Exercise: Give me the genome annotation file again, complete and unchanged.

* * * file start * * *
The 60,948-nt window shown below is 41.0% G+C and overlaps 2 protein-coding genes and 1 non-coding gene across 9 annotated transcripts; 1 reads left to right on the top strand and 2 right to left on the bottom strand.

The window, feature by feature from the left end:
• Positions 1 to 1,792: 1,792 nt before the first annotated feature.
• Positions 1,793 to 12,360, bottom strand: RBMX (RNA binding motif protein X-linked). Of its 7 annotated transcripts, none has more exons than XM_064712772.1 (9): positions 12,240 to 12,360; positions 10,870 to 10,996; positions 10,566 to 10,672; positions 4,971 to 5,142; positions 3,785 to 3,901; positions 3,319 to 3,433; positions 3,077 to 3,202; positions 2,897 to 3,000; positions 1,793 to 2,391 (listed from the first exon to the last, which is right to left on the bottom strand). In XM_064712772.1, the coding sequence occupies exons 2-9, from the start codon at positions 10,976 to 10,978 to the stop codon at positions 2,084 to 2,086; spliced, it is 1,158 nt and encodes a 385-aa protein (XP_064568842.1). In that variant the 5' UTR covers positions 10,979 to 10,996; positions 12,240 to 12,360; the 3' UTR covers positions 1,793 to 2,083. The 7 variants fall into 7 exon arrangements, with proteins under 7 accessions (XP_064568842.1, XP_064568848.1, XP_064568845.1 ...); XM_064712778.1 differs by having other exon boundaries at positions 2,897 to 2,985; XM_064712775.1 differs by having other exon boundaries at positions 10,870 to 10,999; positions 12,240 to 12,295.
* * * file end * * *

The 60,948-nt window shown below is 41.0% G+C and overlaps 2 protein-coding genes and 1 non-coding gene across 9 annotated transcripts; 1 reads left to right on the top strand and 2 right to left on the bottom strand.

The window, feature by feature from the left end:
• Positions 1 to 1,792: 1,792 nt before the first annotated feature.
• Positions 1,793 to 12,360, bottom strand: RBMX (RNA binding motif protein X-linked). Of its 7 annotated transcripts, none has more exons than XM_064712772.1 (9): positions 12,240 to 12,360; positions 10,870 to 10,996; positions 10,566 to 10,672; positions 4,971 to 5,142; positions 3,785 to 3,901; positions 3,319 to 3,433; positions 3,077 to 3,202; positions 2,897 to 3,000; positions 1,793 to 2,391 (listed from the first exon to the last, which is right to left on the bottom strand). In XM_064712772.1, the coding sequence occupies exons 2-9, from the start codon at positions 10,976 to 10,978 to the stop codon at positions 2,084 to 2,086; spliced, it is 1,158 nt and encodes a 385-aa protein (XP_064568842.1). In that variant the 5' UTR covers positions 10,979 to 10,996; positions 12,240 to 12,360; the 3' UTR covers positions 1,793 to 2,083. The 7 variants fall into 7 exon arrangements, with proteins under 7 accessions (XP_064568842.1, XP_064568848.1, XP_064568845.1 ...); XM_064712778.1 differs by having other exon boundaries at positions 2,897 to 2,985; XM_064712775.1 differs by having other exon boundaries at positions 10,870 to 10,999; positions 12,240 to 12,295.